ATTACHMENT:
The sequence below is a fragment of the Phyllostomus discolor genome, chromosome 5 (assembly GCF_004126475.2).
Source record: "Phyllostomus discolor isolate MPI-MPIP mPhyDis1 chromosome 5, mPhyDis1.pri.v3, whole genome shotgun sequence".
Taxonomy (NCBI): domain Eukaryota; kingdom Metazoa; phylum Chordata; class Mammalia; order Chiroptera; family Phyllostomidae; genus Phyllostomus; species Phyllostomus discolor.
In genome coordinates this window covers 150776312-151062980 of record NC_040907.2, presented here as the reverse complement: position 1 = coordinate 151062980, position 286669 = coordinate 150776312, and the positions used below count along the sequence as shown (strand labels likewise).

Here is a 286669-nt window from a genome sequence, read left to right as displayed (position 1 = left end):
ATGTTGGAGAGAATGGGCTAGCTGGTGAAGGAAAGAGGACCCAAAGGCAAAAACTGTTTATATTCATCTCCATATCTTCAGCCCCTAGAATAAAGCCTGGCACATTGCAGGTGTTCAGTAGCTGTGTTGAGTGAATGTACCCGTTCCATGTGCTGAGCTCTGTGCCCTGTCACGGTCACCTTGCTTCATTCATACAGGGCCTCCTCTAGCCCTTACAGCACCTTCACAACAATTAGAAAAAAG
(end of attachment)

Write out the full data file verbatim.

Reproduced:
The sequence below is a fragment of the Phyllostomus discolor genome, chromosome 5 (assembly GCF_004126475.2).
Source record: "Phyllostomus discolor isolate MPI-MPIP mPhyDis1 chromosome 5, mPhyDis1.pri.v3, whole genome shotgun sequence".
Taxonomy (NCBI): domain Eukaryota; kingdom Metazoa; phylum Chordata; class Mammalia; order Chiroptera; family Phyllostomidae; genus Phyllostomus; species Phyllostomus discolor.
In genome coordinates this window covers 150776312-151062980 of record NC_040907.2, presented here as the reverse complement: position 1 = coordinate 151062980, position 286669 = coordinate 150776312, and the positions used below count along the sequence as shown (strand labels likewise).

Here is a 286669-nt window from a genome sequence, read left to right as displayed (position 1 = left end):
ATGTTGGAGAGAATGGGCTAGCTGGTGAAGGAAAGAGGACCCAAAGGCAAAAACTGTTTATATTCATCTCCATATCTTCAGCCCCTAGAATAAAGCCTGGCACATTGCAGGTGTTCAGTAGCTGTGTTGAGTGAATGTACCCGTTCCATGTGCTGAGCTCTGTGCCCTGTCACGGTCACCTTGCTTCATTCATACAGGGCCTCCTCTAGCCCTTACAGCACCTTCACAACAATTAGAAAAAAG